Two weeks ago I posted that Australia’s ABC Online was down, showing an ‘outage’ message.
At the time I thought it was because of the Pope’s visit to Australia, but now it’s down again. It would be interesting to know why they’re down, or what’s causing the down time.
Again, the message on the screengrab is the same:
Weâ€™re unable to supply the service you have requested. This may be due to unavoidable technical problems or very high load on our site. We apologise for any inconvenience and anticipate that normal service will resume shortly.
The MediaShift Idea Lab have linked to a great list of examples of mainstream media using location-based technology in news delivery.
Personally, I like the idea of geo-tagging content so that readers can get a map view of their news across the city, state or country, and then be able to pick out what news to follow in feeds based on particular regions.
I’ve been experimenting with Yahoo!Pipes in trying to do that with news content that hasn’t specifically been prepared to be ‘locative’. It’s certainly time-intensive experimentation while I teach myself, and is yet to yield the results I’d like.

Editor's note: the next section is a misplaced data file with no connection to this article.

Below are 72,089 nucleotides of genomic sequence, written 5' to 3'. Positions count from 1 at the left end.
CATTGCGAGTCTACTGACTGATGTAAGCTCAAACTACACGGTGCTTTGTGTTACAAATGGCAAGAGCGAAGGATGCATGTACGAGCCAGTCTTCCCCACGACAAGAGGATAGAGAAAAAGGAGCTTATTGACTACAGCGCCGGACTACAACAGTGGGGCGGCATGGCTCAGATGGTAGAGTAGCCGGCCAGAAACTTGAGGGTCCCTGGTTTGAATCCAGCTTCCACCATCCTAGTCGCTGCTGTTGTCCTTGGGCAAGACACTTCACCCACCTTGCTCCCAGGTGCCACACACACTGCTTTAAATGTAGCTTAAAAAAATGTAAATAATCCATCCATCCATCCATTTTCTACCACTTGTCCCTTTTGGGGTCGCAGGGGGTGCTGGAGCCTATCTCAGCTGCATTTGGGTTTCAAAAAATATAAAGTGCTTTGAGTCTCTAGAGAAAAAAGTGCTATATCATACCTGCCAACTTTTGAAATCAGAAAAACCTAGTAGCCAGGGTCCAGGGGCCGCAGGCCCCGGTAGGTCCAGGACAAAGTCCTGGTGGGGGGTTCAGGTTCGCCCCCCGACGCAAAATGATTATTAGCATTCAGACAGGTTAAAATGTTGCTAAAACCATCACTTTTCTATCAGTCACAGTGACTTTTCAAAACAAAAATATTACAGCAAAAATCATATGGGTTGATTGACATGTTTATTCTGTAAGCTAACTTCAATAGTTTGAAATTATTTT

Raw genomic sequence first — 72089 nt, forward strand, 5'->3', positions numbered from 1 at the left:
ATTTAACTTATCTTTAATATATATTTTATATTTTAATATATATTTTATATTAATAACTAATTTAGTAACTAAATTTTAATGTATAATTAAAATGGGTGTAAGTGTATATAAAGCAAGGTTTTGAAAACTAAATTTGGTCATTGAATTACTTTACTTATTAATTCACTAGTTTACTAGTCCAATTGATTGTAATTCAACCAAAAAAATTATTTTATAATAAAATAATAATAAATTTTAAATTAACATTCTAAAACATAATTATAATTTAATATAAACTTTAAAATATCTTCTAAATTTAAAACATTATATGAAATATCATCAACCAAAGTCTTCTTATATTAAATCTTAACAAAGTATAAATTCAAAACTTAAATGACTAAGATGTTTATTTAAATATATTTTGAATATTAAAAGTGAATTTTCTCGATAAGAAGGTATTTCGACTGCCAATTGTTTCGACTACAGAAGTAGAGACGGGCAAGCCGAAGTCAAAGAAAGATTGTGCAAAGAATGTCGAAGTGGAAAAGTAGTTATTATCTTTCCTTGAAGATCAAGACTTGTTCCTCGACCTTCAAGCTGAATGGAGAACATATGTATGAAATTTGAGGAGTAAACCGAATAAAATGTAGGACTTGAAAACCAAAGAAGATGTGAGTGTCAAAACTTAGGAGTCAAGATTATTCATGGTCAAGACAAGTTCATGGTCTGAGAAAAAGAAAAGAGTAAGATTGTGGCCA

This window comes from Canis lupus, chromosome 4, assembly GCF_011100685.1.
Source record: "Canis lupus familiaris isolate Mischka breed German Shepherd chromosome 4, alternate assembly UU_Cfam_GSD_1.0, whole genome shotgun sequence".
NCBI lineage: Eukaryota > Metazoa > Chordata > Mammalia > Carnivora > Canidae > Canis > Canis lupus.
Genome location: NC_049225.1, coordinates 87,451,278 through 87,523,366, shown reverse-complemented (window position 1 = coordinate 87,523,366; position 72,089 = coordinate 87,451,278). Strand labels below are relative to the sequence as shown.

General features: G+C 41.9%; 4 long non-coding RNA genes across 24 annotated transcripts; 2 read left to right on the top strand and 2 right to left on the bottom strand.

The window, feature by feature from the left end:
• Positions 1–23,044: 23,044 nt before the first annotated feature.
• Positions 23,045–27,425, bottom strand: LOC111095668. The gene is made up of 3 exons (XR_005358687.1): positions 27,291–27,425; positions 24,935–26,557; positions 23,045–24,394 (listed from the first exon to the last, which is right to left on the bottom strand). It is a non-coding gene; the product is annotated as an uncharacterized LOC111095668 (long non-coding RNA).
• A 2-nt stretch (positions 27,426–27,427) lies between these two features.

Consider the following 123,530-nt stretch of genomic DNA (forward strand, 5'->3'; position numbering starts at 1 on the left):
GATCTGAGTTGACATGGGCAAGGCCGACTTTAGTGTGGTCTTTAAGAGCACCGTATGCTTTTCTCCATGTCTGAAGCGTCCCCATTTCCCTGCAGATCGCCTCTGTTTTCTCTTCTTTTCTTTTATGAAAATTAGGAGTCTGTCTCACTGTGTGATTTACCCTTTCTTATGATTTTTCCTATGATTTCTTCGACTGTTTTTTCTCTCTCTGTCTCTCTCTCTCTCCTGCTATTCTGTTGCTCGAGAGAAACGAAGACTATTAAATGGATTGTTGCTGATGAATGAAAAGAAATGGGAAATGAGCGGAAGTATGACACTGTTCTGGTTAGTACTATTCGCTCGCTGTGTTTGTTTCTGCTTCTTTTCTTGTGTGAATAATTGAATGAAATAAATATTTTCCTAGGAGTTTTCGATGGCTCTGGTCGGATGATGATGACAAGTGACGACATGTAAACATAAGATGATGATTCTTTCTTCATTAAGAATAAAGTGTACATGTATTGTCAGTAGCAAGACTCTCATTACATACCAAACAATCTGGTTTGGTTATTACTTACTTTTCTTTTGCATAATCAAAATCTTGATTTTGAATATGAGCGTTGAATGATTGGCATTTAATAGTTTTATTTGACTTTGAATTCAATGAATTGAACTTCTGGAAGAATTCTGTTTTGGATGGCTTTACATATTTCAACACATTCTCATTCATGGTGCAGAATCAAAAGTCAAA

The list linked to by Paul Lamb is by LoJo connnect, who are also conducting a survey of news outlets and their offerings/experiments in locative media.
The Spokesman Review is doing some cool things with Google Maps.
User generated content is populating a map, so that individual stories are tied to a particular location using plain text, images and video.
This could be compared to Every Block, but for breaking news/continuing stories on a particular event, rather than data.
The potential for storm stories, either by user submitted photos, or using information as it comes in from police, makes it a great tool for 1) rolling updates of affected areas and, 2) a continuing story of what people are experiencing on the ground.
And they’re sending it in to you, talking about it, interacting with it.
Often we may write, “The Smith, Jones, and Harry street bridges in Doe Shire have been washed away by flood waters,” but people could have no idea where those are.
In some instances online sites have been giving a link to a Google map of a street location mentioned in a crime story, for instance.
Expand that to include multiple locations and you have big-picture view, that everyone can see.
Colin Mulvaney works at the Spokesman Review, and for more pearls of online wisdom, see his blog, Mastering Multimedia.